25. Memorandum From the Executive Secretary of the Department of State (Tarnoff) to the President’s Assistant for National Security Affairs (Brzezinski)1

SUBJECT

  • Soviet Activity in Mali

Your memorandum of June 6, 1977, raised several questions concerning the Soviet airfield improvement program in Mali.2 When the program is completed, a number of these strips will be able to accommodate large Soviet transports such as the AN–22. Whether a formal agreement exists for Soviet use of these fields is of minor significance, as Mali is solidly committed to support “wars of liberation” against white-controlled regimes in southern Africa. Were the Soviets to request permission to use these fields to support possible military operations in southern Africa, it immediately would be granted by the Malians.

Because of Mali’s landlocked position, the improved airfields do not offer the same advantages as enjoyed by the Soviets in Guinea or Somalia. For example, if they wished to stage TU–95 reconnaissance flights from Mali, the Soviets would need to obtain overflight clearances from the neighboring African countries. Additionally, it would be much more expensive to fuel and support aircraft in Mali, than at airfields like Conakry and Cotonou along the coast.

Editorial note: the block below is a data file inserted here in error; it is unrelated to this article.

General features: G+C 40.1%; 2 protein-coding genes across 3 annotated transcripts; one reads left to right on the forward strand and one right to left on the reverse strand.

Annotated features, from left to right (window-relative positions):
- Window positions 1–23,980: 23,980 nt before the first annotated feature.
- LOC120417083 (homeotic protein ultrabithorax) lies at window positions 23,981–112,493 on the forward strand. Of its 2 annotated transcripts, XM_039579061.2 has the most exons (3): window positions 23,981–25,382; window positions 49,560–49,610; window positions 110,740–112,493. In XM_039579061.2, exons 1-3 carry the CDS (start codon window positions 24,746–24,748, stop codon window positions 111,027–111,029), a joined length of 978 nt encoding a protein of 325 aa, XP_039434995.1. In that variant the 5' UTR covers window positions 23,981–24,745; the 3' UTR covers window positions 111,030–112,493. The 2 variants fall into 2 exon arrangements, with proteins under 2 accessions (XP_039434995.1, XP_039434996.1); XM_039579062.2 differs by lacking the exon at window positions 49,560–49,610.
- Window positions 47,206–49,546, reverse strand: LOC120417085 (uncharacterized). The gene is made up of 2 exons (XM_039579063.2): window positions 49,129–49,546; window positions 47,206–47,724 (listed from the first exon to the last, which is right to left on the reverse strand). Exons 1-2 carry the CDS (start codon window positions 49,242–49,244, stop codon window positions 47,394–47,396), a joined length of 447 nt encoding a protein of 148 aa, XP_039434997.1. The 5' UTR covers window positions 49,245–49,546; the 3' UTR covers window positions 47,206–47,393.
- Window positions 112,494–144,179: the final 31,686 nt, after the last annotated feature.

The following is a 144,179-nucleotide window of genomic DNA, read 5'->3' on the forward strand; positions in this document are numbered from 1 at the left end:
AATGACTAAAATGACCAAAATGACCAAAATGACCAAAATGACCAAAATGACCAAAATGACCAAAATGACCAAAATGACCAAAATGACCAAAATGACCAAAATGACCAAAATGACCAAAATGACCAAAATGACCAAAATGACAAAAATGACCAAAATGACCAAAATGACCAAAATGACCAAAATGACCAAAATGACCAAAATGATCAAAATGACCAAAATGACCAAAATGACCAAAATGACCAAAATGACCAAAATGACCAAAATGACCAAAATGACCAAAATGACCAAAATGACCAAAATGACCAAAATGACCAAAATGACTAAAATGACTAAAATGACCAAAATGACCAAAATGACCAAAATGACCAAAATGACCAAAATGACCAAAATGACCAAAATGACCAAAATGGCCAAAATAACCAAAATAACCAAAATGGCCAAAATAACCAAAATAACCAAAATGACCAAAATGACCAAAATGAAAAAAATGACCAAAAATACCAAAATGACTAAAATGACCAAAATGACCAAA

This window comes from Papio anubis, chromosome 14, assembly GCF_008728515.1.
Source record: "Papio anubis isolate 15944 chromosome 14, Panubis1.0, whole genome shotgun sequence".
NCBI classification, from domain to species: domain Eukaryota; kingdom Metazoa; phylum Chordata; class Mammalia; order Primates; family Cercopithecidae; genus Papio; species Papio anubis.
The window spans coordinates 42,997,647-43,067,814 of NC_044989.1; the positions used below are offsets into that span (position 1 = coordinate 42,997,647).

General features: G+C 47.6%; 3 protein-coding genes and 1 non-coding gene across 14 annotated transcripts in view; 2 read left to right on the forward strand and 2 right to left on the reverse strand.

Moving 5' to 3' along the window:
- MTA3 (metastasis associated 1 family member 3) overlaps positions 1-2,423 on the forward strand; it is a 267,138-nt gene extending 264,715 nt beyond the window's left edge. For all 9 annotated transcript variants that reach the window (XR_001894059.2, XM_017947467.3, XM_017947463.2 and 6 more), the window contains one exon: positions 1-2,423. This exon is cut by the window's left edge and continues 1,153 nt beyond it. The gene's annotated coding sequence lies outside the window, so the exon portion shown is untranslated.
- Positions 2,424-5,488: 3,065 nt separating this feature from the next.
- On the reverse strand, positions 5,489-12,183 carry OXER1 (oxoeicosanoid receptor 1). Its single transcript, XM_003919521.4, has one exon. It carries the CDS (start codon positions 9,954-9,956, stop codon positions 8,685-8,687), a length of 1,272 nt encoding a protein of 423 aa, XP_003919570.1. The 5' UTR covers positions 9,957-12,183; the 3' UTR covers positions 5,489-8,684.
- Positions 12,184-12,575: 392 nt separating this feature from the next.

The airfield improvement program is of direct benefit to Mali and has non-military significance as well. It will strengthen considerably Mali’s internal air transport capability and will make possible direct flights from the country’s major agricultural areas to Europe by civilian freighters. The Malians eventually hope to export by air, major quantities of fruits, vegetables, and chilled meat to the European market.

The strength of Mali’s commitment to the liberation of southern Africa is such that neither a direct approach by the U.S., nor influence through the French or Mali’s African neighbors would cause her to deny the Soviets use of the improved airfields in the support of operations in southern Africa. Indeed, Soviet flights in support of the liberation of southern Africa probably would be welcome in certain other West [Page 69] African states (e.g., Chad). We shall, however, raise the matter with the Embassy in Bamako and request its advice regarding possible ways to bring our concern to the Malian Government’s attention.3

Peter Tarnoff 4
  1. Source: Carter Library, National Security Affairs, Brzezinski Material, Country File, Box 48, Mali 1/77–1/81. Secret.
  2. Not found. An undated and unsigned memorandum to the Secretary of State, attached to Richardson and Thornton’s June 3 covering memorandum to Brzezinski (see footnote 1, Document 23) raises these questions.
  3. See Document 27.
  4. Wisner signed for Tarnoff above Tarnoff’s typed signature.